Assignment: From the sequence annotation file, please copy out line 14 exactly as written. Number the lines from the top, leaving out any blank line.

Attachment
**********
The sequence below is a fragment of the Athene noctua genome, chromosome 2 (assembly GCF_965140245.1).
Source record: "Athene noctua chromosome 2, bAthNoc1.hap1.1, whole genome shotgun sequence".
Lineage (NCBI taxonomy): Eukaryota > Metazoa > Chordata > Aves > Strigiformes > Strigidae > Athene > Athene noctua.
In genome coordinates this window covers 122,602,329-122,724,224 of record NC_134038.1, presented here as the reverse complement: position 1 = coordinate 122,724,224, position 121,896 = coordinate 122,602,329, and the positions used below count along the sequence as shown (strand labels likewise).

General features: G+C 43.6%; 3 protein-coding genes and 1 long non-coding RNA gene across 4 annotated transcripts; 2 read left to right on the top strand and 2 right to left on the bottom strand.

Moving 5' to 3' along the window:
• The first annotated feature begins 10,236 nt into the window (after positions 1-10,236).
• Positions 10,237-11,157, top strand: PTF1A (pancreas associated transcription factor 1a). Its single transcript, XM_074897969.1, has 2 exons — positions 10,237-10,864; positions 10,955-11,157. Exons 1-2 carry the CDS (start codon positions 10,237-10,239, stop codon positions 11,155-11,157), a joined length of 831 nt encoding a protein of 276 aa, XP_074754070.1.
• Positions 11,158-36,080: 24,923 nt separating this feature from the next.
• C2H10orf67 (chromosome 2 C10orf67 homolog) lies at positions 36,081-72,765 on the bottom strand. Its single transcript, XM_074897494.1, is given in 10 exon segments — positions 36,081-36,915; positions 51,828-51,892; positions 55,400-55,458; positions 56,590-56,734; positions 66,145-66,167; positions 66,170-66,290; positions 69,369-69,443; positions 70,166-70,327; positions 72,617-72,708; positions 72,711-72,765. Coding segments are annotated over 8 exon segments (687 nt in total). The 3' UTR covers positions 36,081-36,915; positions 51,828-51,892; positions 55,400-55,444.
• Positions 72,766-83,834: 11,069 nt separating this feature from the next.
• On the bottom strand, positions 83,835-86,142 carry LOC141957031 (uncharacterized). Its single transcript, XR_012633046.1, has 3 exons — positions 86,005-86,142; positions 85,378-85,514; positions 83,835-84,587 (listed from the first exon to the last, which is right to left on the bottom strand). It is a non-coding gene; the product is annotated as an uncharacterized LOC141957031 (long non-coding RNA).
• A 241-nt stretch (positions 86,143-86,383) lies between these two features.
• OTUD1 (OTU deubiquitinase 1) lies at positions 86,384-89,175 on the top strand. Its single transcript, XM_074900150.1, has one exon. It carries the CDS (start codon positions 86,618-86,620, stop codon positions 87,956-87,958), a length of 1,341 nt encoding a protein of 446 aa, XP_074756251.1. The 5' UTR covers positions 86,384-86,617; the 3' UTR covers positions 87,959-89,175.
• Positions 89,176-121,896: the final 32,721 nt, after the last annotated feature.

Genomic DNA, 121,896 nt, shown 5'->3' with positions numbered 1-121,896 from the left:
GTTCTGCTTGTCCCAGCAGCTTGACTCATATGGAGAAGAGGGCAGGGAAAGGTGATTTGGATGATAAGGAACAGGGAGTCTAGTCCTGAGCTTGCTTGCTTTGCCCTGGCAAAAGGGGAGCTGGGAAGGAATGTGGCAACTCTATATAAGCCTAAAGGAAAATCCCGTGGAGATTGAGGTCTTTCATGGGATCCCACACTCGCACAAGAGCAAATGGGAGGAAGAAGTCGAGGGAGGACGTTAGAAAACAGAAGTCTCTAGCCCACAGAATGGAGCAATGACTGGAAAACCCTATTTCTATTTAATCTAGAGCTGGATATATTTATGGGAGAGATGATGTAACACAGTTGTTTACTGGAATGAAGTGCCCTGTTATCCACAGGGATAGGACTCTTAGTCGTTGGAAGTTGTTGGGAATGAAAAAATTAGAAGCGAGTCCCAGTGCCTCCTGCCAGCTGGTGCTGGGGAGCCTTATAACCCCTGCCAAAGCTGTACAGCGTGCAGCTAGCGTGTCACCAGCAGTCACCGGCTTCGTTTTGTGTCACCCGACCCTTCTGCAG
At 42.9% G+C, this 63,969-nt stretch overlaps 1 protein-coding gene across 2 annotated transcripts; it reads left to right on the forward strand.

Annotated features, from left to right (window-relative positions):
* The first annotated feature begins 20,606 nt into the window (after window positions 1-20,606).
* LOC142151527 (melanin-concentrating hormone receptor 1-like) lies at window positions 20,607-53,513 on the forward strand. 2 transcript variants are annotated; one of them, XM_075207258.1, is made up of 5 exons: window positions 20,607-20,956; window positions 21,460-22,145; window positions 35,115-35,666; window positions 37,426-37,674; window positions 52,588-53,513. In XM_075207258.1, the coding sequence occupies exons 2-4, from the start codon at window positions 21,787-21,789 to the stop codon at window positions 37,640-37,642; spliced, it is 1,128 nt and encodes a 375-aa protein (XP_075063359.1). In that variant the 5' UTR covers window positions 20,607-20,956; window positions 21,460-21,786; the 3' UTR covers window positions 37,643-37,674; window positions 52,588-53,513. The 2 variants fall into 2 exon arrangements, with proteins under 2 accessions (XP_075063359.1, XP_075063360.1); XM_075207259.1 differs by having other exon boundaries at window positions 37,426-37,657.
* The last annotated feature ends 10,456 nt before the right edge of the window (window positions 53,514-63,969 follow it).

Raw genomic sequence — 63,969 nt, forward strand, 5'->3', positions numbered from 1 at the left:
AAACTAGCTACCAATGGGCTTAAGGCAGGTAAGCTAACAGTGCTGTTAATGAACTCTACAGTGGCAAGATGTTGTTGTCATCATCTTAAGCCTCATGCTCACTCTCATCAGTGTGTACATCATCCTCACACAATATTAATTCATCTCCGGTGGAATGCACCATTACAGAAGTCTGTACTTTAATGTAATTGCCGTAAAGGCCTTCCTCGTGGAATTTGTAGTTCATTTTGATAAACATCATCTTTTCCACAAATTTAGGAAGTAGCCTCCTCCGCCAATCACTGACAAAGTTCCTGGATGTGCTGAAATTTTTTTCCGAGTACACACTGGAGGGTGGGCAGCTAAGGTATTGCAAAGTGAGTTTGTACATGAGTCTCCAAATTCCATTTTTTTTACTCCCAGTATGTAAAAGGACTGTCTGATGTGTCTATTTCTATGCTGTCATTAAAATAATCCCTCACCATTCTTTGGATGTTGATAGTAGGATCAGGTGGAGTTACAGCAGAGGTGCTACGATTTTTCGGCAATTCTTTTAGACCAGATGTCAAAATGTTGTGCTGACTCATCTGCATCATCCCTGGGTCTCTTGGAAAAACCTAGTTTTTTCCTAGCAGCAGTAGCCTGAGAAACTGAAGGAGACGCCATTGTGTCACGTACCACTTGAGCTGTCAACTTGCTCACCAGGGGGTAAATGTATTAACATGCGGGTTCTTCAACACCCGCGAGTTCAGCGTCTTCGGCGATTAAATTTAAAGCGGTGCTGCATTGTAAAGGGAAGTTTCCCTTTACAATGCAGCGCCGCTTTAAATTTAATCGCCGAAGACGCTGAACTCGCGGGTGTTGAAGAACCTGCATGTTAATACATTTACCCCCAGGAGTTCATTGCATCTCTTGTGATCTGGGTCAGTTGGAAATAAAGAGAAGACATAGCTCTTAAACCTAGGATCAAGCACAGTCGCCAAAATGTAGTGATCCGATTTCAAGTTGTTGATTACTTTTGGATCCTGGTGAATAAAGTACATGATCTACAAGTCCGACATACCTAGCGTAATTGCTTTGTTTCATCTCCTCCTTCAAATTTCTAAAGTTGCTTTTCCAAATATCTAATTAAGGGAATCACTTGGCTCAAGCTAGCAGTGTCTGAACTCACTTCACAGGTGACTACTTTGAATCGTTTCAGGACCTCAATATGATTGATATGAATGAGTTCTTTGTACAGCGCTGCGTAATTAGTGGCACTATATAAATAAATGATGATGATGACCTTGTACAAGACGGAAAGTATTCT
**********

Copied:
• OTUD1 (OTU deubiquitinase 1) lies at positions 86,384-89,175 on the top strand. Its single transcript, XM_074900150.1, has one exon. It carries the CDS (start codon positions 86,618-86,620, stop codon positions 87,956-87,958), a length of 1,341 nt encoding a protein of 446 aa, XP_074756251.1. The 5' UTR covers positions 86,384-86,617; the 3' UTR covers positions 87,959-89,175.